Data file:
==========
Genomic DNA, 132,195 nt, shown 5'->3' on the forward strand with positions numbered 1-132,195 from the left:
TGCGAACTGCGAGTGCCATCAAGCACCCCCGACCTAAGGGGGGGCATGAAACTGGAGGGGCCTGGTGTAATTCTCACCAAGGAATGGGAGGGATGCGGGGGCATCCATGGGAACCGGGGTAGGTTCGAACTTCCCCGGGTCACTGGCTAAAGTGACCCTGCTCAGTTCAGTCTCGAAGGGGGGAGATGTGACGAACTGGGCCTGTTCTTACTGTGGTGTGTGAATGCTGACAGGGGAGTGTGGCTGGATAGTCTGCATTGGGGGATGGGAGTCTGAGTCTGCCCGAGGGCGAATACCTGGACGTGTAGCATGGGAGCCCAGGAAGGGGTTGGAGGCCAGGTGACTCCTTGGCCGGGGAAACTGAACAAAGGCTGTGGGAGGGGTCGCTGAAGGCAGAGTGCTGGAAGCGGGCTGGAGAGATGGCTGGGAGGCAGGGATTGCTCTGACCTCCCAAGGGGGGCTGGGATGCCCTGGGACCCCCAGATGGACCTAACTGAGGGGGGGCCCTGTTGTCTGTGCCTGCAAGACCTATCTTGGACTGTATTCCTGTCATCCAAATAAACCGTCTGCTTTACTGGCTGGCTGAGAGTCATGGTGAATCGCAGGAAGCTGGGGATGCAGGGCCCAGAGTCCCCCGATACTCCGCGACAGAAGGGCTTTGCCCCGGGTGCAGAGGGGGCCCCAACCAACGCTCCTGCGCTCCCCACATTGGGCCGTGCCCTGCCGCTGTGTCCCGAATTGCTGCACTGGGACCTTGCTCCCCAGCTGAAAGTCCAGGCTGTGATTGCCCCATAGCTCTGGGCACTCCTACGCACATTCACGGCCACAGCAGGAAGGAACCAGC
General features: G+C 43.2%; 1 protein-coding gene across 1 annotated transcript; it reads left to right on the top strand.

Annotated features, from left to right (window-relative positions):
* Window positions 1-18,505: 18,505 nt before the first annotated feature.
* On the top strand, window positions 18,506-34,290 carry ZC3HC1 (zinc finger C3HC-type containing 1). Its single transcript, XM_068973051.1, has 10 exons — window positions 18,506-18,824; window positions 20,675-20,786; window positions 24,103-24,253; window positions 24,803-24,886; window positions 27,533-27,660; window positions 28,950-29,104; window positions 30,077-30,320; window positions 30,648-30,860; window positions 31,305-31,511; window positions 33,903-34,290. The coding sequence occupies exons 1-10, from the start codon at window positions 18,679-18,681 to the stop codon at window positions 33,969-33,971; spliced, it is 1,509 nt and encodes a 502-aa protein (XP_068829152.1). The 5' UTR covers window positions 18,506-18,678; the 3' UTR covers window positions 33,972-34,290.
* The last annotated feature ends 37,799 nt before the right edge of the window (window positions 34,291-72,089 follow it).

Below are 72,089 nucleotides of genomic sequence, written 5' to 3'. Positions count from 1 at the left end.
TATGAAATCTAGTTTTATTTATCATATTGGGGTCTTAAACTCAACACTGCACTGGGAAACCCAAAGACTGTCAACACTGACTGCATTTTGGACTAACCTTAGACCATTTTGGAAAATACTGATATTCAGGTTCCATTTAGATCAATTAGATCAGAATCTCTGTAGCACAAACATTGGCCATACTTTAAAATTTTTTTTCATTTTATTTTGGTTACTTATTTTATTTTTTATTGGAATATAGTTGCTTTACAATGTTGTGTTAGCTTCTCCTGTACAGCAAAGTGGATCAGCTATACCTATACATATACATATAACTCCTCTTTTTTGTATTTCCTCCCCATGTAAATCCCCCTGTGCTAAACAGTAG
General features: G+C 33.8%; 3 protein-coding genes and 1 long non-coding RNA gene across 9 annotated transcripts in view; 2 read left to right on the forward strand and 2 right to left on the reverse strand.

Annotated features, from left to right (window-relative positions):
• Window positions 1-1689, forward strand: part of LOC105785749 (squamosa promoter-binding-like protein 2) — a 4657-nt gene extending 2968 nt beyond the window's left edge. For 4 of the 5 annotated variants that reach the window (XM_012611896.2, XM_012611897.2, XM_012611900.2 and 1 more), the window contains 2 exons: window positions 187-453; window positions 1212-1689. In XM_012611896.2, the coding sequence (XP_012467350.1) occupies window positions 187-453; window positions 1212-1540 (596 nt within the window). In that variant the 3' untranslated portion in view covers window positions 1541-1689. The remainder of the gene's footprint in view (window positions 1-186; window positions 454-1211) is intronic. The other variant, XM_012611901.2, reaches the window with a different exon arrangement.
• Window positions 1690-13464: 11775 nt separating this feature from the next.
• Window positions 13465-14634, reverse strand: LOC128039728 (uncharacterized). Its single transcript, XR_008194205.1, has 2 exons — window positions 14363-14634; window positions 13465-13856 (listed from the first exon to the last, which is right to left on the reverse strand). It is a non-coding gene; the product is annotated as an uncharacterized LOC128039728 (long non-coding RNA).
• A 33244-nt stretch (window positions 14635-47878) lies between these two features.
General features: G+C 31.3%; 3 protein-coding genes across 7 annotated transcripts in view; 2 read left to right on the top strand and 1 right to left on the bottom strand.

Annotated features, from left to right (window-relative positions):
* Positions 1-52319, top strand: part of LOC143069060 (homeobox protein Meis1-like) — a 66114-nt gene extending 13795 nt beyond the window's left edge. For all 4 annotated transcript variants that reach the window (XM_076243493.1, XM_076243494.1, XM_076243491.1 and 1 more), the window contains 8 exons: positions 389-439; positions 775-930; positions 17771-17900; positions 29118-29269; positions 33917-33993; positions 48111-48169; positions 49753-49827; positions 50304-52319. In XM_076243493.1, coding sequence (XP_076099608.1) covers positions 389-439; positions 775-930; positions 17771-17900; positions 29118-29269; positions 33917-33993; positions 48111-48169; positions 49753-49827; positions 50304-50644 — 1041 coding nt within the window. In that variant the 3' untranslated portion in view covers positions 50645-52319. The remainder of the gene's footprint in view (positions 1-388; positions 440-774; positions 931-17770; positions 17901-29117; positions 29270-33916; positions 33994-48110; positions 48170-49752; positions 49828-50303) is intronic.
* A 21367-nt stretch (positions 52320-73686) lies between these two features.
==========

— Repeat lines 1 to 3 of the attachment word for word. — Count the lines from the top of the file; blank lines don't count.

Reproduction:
Genomic DNA, 132,195 nt, shown 5'->3' on the forward strand with positions numbered 1-132,195 from the left:
TGCGAACTGCGAGTGCCATCAAGCACCCCCGACCTAAGGGGGGGCATGAAACTGGAGGGGCCTGGTGTAATTCTCACCAAGGAATGGGAGGGATGCGGGGGCATCCATGGGAACCGGGGTAGGTTCGAACTTCCCCGGGTCACTGGCTAAAGTGACCCTGCTCAGTTCAGTCTCGAAGGGGGGAGATGTGACGAACTGGGCCTGTTCTTACTGTGGTGTGTGAATGCTGACAGGGGAGTGTGGCTGGATAGTCTGCATTGGGGGATGGGAGTCTGAGTCTGCCCGAGGGCGAATACCTGGACGTGTAGCATGGGAGCCCAGGAAGGGGTTGGAGGCCAGGTGACTCCTTGGCCGGGGAAACTGAACAAAGGCTGTGGGAGGGGTCGCTGAAGGCAGAGTGCTGGAAGCGGGCTGGAGAGATGGCTGGGAGGCAGGGATTGCTCTGACCTCCCAAGGGGGGCTGGGATGCCCTGGGACCCCCAGATGGACCTAACTGAGGGGGGGCCCTGTTGTCTGTGCCTGCAAGACCTATCTTGGACTGTATTCCTGTCATCCAAATAAACCGTCTGCTTTACTGGCTGGCTGAGAGTCATGGTGAATCGCAGGAAGCTGGGGATGCAGGGCCCAGAGTCCCCCGATACTCCGCGACAGAAGGGCTTTGCCCCGGGTGCAGAGGGGGCCCCAACCAACGCTCCTGCGCTCCCCACATTGGGCCGTGCCCTGCCGCTGTGTCCCGAATTGCTGCACTGGGACCTTGCTCCCCAGCTGAAAGTCCAGGCTGTGATTGCCCCATAGCTCTGGGCACTCCTACGCACATTCACGGCCACAGCAGGAAGGAACCAGC
General features: G+C 43.2%; 1 protein-coding gene across 1 annotated transcript; it reads left to right on the top strand.